|2009||Force India, Ferrari||17||17||0||1||16||2||1||1||1||0||0||8||15|
|First race||Australian Grand Prix||Albert Park||March 10, 1996||Race results|
|Last race||Abu Dhabi Grand Prix||Yas Marina||November 1, 2009||Race results|
A veteran of 14 seasons in Formula One, Fisichella drove for some of the best and some of the worst teams in the sport. However, with only three wins to his name he is often criticised for not making the most of his opportunities.
Having karted throughout the 1980s, he graduated to Italian Formula 3 in 1992 and by 1994 had won the championship. He briefly left single seaters to drive in the DTM championship for Alfa Romeo where he was a consistent qualifier but often let down by the car's reliability.
In 1996 he made his F1 debut with Minardi but, due to a lack of personal funding, was dropped after eight rounds. He was signed to partner Ralf Schumacher at Jordan in 1997 and it proved to be his breakthrough year, as he took two podiums and outscored his team-mate comfortably over the season. At the German Grand Prix he was a genuine contender for victory but a puncture put an end to his race. His performance didn't go unnoticed, however, and for 1998 he was snapped up by Benetton.
The car proved competitive in the first half of the season and a victory looked possible at the Canadian Grand Prix until a gearbox problem slowed him down. In 1999 his mixed form continued but the car started to drift further off the pace and by 2002 he had left the team to return to Jordan.
His first win came in 2003 at the chaotic Brazilian Grand Prix when, amid huge confusion, Kimi Raikkonen was initially named the victor. A successful appeal by Jordan followed and Fisichella was presented with the trophy at the next round at Imola.
A season at Sauber followed in 2004 before he moved to Renault, placing him in a championship winning car for 2005 and 2006. However, his team-mate Fernando Alonso dominated at the team and Fisichella took just two wins in two years while Alonso took 14.
In 2008 he moved to Force India, but instead of fighting for points he was struggling to keep the car off the back row of the grid. The team came on leaps and bounds in 2009 and he very nearly won the Belgian Grand Prix after taking a shock pole position in qualifying. An offer to replace the injured Felipe Massa at Ferrari then followed and Fisichella, in pursuit of his boyhood dream of driving for the team, snapped it up. However, he struggled to come to terms with the car, which was one of the most difficult to drive on the grid, and didn't score a single point in the five races he took part in.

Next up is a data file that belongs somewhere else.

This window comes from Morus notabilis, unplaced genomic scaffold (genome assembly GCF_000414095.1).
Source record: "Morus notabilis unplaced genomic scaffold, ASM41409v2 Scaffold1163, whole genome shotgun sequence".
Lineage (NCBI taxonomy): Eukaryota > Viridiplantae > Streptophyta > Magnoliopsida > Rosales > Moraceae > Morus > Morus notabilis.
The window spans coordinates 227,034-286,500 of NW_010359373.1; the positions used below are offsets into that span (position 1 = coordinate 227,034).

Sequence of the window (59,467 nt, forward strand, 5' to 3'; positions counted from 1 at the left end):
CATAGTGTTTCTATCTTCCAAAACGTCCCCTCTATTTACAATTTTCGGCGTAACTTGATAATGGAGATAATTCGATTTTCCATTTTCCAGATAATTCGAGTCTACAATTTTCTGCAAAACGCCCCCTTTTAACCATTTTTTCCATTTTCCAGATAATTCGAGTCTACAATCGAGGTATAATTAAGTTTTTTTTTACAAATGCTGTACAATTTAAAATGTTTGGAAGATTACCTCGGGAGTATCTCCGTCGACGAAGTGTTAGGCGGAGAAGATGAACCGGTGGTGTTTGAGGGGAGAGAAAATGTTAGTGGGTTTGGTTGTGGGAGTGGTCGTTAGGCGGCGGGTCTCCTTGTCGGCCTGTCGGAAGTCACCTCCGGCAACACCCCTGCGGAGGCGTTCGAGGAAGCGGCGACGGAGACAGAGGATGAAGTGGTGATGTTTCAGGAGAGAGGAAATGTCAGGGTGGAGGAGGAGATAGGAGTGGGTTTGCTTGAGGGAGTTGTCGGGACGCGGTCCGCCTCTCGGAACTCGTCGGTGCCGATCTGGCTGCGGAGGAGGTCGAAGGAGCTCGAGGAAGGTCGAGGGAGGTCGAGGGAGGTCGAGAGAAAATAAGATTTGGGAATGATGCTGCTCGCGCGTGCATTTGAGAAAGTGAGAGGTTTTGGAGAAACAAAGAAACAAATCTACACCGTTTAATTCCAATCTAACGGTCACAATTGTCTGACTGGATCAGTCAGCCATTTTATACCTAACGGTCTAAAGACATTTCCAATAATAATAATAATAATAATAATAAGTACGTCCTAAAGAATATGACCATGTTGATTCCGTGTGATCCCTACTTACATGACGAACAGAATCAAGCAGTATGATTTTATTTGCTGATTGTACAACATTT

It was a massive disappointment and meant that his career both peaked and fell apart simultaneously. In 2010 he accepted a role as Ferrari's third driver, but with Jules Bianchi named as a fellow reserve in 2011 and test drivers all but redundant in modern F1, it seems unlikely that he will ever return to a race seat.
Strength and Weaknesses
He has often performed well in slower cars but when given the opportunity at Renault in a genuine championship contender he came up short compared to Alonso.
His first win at the 2003 Brazilian Grand Prix in a Jordan that was well off the pace. The victory marked something of a turning point in his career as he then moved to Sauber and eventually to Renault.
His debut with Ferrari at the Italian Grand Prix proved to be a huge anti-climax as he finished outside the points and well off the pace of his team-mate Kimi Raikkonen. He even finished behind his ex-Force India team-mate Adrian Sutil.
"If I had $10 million I'd stay at home and watch F1 on TV." Fisichella's response to suggestions he was paying for a drive at Force India.
"This is my third stint under the same roof, I can speak to the walls and they will answer back to me." On returning to Jordan's old factory as a Force India driver.
Trivia From 2006-2009 he backed the Coloni GP2 team that ran under the Fisichella Motor Sport name. The team reverted to the Scuderia Coloni name in 2010 when Fisichella lost his drive in F1.